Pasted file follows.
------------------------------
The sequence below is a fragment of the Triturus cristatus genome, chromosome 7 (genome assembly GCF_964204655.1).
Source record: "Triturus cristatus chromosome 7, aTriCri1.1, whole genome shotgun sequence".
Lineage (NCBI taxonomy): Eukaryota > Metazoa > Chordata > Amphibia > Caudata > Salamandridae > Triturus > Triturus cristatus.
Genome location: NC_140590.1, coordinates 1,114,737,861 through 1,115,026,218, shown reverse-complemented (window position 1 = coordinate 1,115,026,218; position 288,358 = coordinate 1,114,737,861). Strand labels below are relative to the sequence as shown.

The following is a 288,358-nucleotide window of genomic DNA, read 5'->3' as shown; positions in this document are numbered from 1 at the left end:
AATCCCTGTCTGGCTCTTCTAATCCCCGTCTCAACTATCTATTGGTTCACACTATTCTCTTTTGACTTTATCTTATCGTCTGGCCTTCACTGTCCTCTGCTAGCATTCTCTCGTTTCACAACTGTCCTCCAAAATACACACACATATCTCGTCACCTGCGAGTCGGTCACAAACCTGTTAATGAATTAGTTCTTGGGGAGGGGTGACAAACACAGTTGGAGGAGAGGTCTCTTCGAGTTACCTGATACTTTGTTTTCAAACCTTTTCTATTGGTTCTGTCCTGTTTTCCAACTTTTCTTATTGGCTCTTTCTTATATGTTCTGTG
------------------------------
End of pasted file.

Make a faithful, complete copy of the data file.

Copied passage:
The sequence below is a fragment of the Triturus cristatus genome, chromosome 7 (genome assembly GCF_964204655.1).
Source record: "Triturus cristatus chromosome 7, aTriCri1.1, whole genome shotgun sequence".
Lineage (NCBI taxonomy): Eukaryota > Metazoa > Chordata > Amphibia > Caudata > Salamandridae > Triturus > Triturus cristatus.
Genome location: NC_140590.1, coordinates 1,114,737,861 through 1,115,026,218, shown reverse-complemented (window position 1 = coordinate 1,115,026,218; position 288,358 = coordinate 1,114,737,861). Strand labels below are relative to the sequence as shown.

The following is a 288,358-nucleotide window of genomic DNA, read 5'->3' as shown; positions in this document are numbered from 1 at the left end:
AATCCCTGTCTGGCTCTTCTAATCCCCGTCTCAACTATCTATTGGTTCACACTATTCTCTTTTGACTTTATCTTATCGTCTGGCCTTCACTGTCCTCTGCTAGCATTCTCTCGTTTCACAACTGTCCTCCAAAATACACACACATATCTCGTCACCTGCGAGTCGGTCACAAACCTGTTAATGAATTAGTTCTTGGGGAGGGGTGACAAACACAGTTGGAGGAGAGGTCTCTTCGAGTTACCTGATACTTTGTTTTCAAACCTTTTCTATTGGTTCTGTCCTGTTTTCCAACTTTTCTTATTGGCTCTTTCTTATATGTTCTGTG